The phylogeny of Czech hops

by Luigi Guarino on July 5, 2015

Long breeding work aimed at fine aroma hops results in high quality aroma aspects, which are used to produce the best beer. Czech hops are the security of the highest brewing quality in many breweries all over the world. Saaz hops are considered as the standard of high brewing quality not only in Czech Republic but in other countries as well. Saaz hops are a very important raw material for the best quality beer. All Czech hop varieties, which have been developed recently, have in their origin Saaz and therefore they show excellent brewing characteristics.

You had me at beer.

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Speaking on intriguing tweets, try this one:

Did Secretary Vilsack mean crop diversity, by any chance? You know, as in genebanks, among other things. His remarks do not seem to be online yet. Were any of our readers there?

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Quadruple diversification

by Luigi Guarino on July 3, 2015

Sometimes, a tweet says it all.

But read the long version of the argument in a blog post on obesity by Uma Lele, Co-chair of the Food Security Information Network (FSIN) Technical Working Group on Measuring Food and Nutrition Security.

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…the future of the institution responsible for the Green Revolution – a consortium of 15 research centers around the world called the Consultative Group on International Agricultural Research (CGIAR) — is under threat. The World Bank, one of its primary funders, is considering withdrawing its financial support.

Well, thank goodness the genebanks at least are safe, eh?

For the CGIAR, the proposed cuts, though painful, would not be devastating; in 2013, the group spent $984 million to fund its activities… Still, the World Bank — the preeminent global development institution — is essentially declaring that agricultural research is not a development priority.

No word from CGIAR. Yet. But then again, adapting agriculture is not that big a deal, is it? Well, Mark Cackler is manager for agriculture and food security at the World Bank, and he seems to think it may be, and that CGIAR have it more or less right:

The Copenhagen Consensus concludes that agricultural research is one of the single most effective investments we could make to fight malnourishment. Therefore, we need more support for bodies like the Consultative Group on International Agricultural Research that focus on crops and cropping systems that are of greatest importance to poor farmers and poor countries. Such research is a global public good that the private sector cannot be expected to deliver alone.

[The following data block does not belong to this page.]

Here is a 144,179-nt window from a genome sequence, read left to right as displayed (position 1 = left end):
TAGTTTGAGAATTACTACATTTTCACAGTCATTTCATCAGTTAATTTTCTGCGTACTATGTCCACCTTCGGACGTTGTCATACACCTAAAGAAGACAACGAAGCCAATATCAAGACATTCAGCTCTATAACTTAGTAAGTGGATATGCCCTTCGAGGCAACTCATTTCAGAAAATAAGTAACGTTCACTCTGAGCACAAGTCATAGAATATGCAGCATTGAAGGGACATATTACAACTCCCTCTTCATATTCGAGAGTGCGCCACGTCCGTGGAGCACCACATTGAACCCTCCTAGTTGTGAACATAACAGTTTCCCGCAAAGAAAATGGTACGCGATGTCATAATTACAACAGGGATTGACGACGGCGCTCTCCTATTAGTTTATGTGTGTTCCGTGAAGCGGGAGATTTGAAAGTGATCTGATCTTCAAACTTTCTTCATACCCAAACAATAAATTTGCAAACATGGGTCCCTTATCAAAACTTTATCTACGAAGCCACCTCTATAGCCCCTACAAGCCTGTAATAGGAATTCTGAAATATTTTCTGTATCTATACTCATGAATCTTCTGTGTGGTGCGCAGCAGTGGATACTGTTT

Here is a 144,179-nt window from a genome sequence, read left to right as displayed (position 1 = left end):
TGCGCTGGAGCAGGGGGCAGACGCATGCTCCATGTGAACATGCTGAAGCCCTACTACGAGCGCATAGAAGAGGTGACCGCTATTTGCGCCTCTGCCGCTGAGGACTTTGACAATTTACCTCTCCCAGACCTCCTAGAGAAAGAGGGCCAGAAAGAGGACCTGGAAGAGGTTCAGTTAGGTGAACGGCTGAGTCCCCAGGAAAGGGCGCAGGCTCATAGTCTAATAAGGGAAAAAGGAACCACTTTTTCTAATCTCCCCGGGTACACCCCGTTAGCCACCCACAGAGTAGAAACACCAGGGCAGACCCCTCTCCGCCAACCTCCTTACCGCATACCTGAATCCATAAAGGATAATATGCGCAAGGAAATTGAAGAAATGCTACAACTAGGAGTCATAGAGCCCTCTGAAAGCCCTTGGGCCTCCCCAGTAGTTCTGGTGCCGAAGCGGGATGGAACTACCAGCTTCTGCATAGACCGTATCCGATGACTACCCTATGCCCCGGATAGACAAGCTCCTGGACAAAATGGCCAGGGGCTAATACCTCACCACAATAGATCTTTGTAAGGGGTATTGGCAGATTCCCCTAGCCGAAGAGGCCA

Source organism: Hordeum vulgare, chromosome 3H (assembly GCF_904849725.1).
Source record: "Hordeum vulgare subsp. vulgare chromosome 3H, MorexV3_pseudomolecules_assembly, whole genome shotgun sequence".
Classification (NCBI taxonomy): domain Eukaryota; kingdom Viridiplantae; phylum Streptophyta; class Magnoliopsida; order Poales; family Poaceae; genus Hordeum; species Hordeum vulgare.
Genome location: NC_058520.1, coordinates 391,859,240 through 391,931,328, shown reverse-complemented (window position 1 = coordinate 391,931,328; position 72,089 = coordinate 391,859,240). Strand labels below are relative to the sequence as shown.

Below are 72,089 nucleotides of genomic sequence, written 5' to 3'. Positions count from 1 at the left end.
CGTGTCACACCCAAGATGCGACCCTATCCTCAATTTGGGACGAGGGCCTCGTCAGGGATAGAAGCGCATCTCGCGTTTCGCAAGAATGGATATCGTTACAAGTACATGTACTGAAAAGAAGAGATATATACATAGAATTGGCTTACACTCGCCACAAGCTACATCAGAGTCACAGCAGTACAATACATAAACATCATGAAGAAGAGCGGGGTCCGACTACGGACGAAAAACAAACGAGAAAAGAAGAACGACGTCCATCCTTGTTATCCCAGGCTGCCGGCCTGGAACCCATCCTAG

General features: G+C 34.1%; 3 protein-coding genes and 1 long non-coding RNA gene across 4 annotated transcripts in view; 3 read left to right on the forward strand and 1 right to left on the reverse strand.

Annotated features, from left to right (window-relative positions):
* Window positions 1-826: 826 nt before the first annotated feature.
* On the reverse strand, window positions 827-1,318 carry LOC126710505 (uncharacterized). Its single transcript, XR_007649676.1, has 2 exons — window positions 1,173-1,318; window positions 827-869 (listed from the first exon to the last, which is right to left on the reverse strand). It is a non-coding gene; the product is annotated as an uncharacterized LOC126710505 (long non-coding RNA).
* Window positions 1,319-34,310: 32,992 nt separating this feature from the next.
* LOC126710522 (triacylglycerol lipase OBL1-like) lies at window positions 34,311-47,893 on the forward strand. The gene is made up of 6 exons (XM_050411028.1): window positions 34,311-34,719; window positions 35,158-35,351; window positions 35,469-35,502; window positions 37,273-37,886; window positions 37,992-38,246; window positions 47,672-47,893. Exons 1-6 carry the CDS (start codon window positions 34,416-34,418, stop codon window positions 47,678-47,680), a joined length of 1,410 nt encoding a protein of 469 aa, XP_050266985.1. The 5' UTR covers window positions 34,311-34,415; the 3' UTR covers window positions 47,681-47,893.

What in tarnation is going on at the World Bank?

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Beans With Benefits – but no address

3 July 2015

In collaboration with national partners, AVRDC-The World Vegetable Center has released a number of improved varieties like ‘Zilola’, ‘Marjon’, ‘Durdona’ and ‘Turon’ to date. However, as salinity and heat are commonplace in the country, more new varieties are needed. This is the goal of a new project funded by Germany’s Federal Ministry for Economic Cooperation […]

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The Economist solves the food problem

2 July 2015

Climate change, you say? The Economist has the answer: GM crops (such as drought-resistant rice, heat-resistant maize or blight-resistant wheat) have huge potential. So that’s all right, then. We don’t seem to be getting the message across, do we?

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The messy world of trees

2 July 2015

If you like orderly and efficient problem solving, the world of plant conservation is not for you. As you can see, Sir Peter Crane is at his quotable best in his introduction to a Special Issue of Oryx on tree conservation. Here’s another zinger: Among the many memorable aphorisms of Roosevelt my favourite is ‘Do […]

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We are so screwed

2 July 2015

Well, all except soybean farmers in Rwanda.

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Trevor Williams remembered

2 July 2015

Mike Jackson’s obituary of Trevor Williams is up at Genetic Resources and Crop Evolution, and it’s open access.

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Potato wild relatives: Too much of a good thing?

2 July 2015

What do you call it when you suddenly notice things you didn’t notice that much before, and wrongly assume that their frequency has increased? Is it apophenia? Observational selection bias? I’m sure it’s a thing, though I can’t remember its name. And I’m sure it’s frequency is increasing. Meta-apophenia is rampant, I tell you. Yesterday […]

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